November 2015

Tables of Our Lives

Thanksgiving is one of my favorite holidays, because it is the gathering of family and friends around a table full of delicious food. At that table we share a meal, our lives, and our love. The Thanksgiving table blends together all we hold precious and dear without the mask of commercialism. The focus is not on gifts, but on the simple things of life: God, a meal, family, friends, memories, and blessings. The Thanksgiving table provides physical nourishment, emotional encouragement, and spiritual appreciation to God and others who have made an impact in our lives. Thus, the Thanksgiving table is a constant reminder or God’s grace and goodness.

Sometimes, some of the best memories are made right in front of us- as we sit around a table. There is something about sitting around a table and eating a meal that connects people. I remember the meals that I had in Ukraine and other parts of Europe that lasted 3 or 4 hours. These times, at homes and restaurants, did not exist to merely digest food, but to digest life. In the article, “The Joy of Food,” the author makes this very insightful statement, “Food is more than survival. With it we make friends, court lovers, and count our blessing.”

Isn’t it interesting, that throughout the Bible, God uses a meal as an important aspect of learning, caring, and loving. It was around a meal where the first sin occurred (apple); it was around the Passover meal where God’s people would remember their deliverance from Egypt; it was around a meal where Jesus, the Son of God, met with sinners and tax-collectors (Mk 2:12); it was around a meal where Mary anointed the feet of Jesus (Jn 12:3); it was around a meal where Jesus revealed to the disciples that one would betray Him (Mk 14:18);  it was around a meal (Last Supper) where communion would be instituted; it was around a meal where Jesus met with Peter in John 21 to restore him; and it was around meals that united the early church, “And day by day continuing with one mind in the temple, and breaking bread from house to house, they were taking meals together with gladness and sincerity of heart” (Acts 2:46). There is some type of spiritual connection with sitting around a table and enjoying a meal that brings people together.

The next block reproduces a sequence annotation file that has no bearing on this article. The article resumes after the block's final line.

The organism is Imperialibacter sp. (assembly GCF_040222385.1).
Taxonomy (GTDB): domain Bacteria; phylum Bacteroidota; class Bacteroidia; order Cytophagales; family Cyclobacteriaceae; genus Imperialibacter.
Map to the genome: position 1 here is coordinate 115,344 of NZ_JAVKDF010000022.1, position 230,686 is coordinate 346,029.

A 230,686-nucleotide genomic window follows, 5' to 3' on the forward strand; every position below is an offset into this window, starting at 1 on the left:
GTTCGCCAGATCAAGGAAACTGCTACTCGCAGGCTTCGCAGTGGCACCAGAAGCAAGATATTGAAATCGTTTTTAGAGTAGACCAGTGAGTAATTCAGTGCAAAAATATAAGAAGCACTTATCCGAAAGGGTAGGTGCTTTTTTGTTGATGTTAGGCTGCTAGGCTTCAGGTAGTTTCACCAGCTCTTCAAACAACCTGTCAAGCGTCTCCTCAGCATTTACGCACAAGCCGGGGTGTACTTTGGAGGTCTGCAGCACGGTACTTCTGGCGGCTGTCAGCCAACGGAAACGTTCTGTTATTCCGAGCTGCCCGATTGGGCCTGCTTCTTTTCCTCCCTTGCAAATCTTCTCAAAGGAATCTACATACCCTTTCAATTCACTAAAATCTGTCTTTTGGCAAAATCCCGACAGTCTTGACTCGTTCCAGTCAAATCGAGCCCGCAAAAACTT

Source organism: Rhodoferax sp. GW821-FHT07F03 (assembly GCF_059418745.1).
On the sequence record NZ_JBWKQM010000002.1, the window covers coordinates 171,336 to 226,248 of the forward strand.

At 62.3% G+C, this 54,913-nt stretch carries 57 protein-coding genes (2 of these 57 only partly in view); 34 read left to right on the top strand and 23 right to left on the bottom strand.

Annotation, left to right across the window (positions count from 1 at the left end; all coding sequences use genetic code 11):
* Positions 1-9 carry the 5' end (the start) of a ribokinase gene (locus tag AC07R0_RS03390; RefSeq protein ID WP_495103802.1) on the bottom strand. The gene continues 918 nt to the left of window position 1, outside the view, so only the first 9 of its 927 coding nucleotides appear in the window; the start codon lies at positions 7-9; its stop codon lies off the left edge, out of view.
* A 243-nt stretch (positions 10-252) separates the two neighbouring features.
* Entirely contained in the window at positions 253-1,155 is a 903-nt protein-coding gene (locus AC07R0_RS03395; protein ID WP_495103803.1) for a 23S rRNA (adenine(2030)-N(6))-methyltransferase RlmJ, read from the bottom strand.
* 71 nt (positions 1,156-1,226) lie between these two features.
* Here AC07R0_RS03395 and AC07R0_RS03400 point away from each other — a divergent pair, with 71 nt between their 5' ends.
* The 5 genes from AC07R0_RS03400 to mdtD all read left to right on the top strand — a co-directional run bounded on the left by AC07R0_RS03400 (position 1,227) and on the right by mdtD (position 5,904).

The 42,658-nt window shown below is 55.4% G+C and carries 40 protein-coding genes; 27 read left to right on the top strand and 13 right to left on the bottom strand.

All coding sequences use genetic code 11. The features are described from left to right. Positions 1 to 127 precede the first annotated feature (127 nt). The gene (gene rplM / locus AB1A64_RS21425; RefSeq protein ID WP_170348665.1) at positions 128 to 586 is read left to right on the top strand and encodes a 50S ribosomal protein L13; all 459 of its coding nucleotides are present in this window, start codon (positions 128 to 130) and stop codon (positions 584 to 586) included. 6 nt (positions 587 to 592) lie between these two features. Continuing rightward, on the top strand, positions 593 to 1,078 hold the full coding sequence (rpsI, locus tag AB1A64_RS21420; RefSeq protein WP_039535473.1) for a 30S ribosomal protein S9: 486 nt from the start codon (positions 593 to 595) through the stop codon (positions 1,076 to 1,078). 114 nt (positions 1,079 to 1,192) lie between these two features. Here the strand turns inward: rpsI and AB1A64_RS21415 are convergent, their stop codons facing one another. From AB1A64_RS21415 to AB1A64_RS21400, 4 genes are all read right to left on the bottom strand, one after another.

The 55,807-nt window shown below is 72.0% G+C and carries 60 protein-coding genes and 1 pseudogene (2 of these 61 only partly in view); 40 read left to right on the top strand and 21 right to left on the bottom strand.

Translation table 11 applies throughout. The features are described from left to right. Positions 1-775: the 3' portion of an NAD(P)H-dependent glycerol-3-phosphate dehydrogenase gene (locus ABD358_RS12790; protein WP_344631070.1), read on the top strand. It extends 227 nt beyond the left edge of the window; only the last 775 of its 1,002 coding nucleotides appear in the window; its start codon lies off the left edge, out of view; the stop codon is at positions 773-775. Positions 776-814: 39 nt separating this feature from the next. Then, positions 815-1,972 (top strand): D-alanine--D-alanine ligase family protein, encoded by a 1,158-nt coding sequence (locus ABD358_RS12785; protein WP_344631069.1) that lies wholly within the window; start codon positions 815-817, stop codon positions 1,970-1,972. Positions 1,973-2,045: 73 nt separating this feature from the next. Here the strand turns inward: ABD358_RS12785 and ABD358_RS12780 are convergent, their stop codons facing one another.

Sitting down at a table is so meaningful, because so much happens in our lives around a table of food. As a child, the table was a place to receive physical nourishment, but as we grow older the table becomes a different place. It is a place where we appease our physical appetite, but also where we appease our soul. I found that around tables much more than food is consumed; stories are told, ideas are discovered, feelings are shared, art is displayed, burdens are uncovered, counsel is given, tears are cried, prayers are lifted up; and love is dispensed. One might say that the meal table is one of the most important places for human interaction. Some of our best memories are centered around a table: the dinner table where a family can share daily stories; the holiday table where family comes together for joy and laughter; the dinner party table where friends spend endless hours of sharing, laughing, and even crying; the romantic table where we dine under a beautiful sunset with food, wine, and love; the business table that paves the way for ideas to become reality; and the counseling table where burdens and challenges open the door for self-discovery and healing. But most of all, the table is a means of God revealing His countless blessing upon us through food, fellowship, support, and love. 

This year, as we gather with friends and family around the Thanksgiving table, remember how blessed we are to have such wonderful and delicious food to eat. Remember how blessed we are to have family and friends. Remember how blessed we are to have been touched by those who are now gone. Remember how blessed we are to have eternal life and a spiritual heritage. And remember how blessed we are to have a God who would creatively use a wooden object called a table. 

                                                                                                                            -Pastor Mike Kotrla